- With five weeks left of 2021, there's still time for year-end moves to slash a tax bill or boost a refund, experts say.
- Employees may adjust withholdings or increase 401(k) contributions for remaining paychecks.
- Investors may also consider harvesting losses or gains or making charitable gifts by the end of December.
It's easy to ignore finances during the holiday season. But with five weeks left in 2021, there's still time for year-end moves to slash tax bills or boost refunds, experts say.
While tax planning is a year-round process, the last couple of months may offer the chance to finalize plans or pivot to better strategies, said certified financial planner Bryan Hasling, partner at Lodestar Private Asset Management in Alamo, California.
Here are some options to consider as the calendar winds down.
Those worried about owing money may still change how much their employer holds back from their last few paychecks.
Employees may also use remaining paychecks to boost pre-tax 401(k) or 403(b) deferrals, which lowers adjusted gross income.
The employee contribution limit is $19,500 for 2021, with an extra $6,500 for investors age 50 and older.
It's also a good time to plan for 2022 retirement savings, said Ashton Lawrence, a CFP with Goldfinch Wealth Management in Greenville, South Carolina, as the 401(k) limit jumps to $20,500 in 2022.
With another banner year for the stock market, investors receiving mutual fund payouts or taking profits from taxable accounts may seek losses to offset some of those gains.
"If you are facing an unusually high-income year or had tremendous losses, this might be a good strategy," said Lawrence.
And a married couple filing together with taxable income of $80,800 or less ($40,400 for single filers) for 2021 may consider selling profitable assets since they qualify for 0% long-term capital gains.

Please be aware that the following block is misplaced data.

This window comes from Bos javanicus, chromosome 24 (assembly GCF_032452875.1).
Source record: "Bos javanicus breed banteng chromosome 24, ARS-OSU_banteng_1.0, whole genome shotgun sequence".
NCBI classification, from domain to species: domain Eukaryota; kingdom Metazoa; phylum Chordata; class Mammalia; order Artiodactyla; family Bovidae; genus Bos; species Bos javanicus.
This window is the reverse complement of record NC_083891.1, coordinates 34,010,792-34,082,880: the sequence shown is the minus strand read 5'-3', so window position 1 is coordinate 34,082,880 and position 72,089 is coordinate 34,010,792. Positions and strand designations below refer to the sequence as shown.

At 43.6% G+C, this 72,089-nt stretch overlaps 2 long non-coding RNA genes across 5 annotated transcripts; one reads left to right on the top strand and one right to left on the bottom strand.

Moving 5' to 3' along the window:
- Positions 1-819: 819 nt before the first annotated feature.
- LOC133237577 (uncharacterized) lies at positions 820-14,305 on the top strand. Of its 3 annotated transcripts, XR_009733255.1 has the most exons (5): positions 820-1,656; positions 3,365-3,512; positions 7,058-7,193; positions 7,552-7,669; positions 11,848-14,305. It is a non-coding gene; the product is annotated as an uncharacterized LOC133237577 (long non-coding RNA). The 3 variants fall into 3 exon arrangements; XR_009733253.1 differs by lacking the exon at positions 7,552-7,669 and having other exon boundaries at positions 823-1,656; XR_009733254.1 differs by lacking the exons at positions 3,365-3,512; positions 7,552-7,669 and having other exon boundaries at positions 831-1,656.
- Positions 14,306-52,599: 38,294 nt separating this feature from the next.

The opportunity to harvest losses is greater for cryptocurrency investors who may experience more volatility before year end.
The law, which applies to stocks and bonds, prevents someone from selling a losing investment to take a loss and rebuying it within a 30-day window to maintain exposure.
As the year-end approaches, philanthropic investors may consider a charitable gift, offering a write-off based on a percentage of their adjusted gross income if they itemize deductions.
"It's important to be strategic if you want to maximize the tax benefit," said Andy Baxley, a CFP and senior financial planner at The Planning Center, Inc. in Chicago.
For example, someone may score a bigger deduction by donating appreciated assets, rather than giving cash, because it wipes out the capital gains taxes they would pay from selling.
Another popular strategy may include gifts to so-called donor-advised funds, allowing an upfront write-off and gifts over time.
And retirees 70½ and older may transfer funds from an individual retirement account with a qualified charitable distribution. And once someone turns 72, they can use these types of transfers to satisfy yearly required minimum distributions.
"Not all giving strategies are created equal in the eyes of the IRS, and the best one is going to depend on your situation," Baxley added.
The House recently passed its $1.75 trillion spending package with a number of proposed tax reforms, including changes to the child tax credit, retirement rules for higher earners, the limit for the federal deduction on state and local taxes and more.
However, it's difficult to predict how these measures may shift as the Senate begins negotiations. And many advisors suggest waiting for the final legislation before making any drastic moves.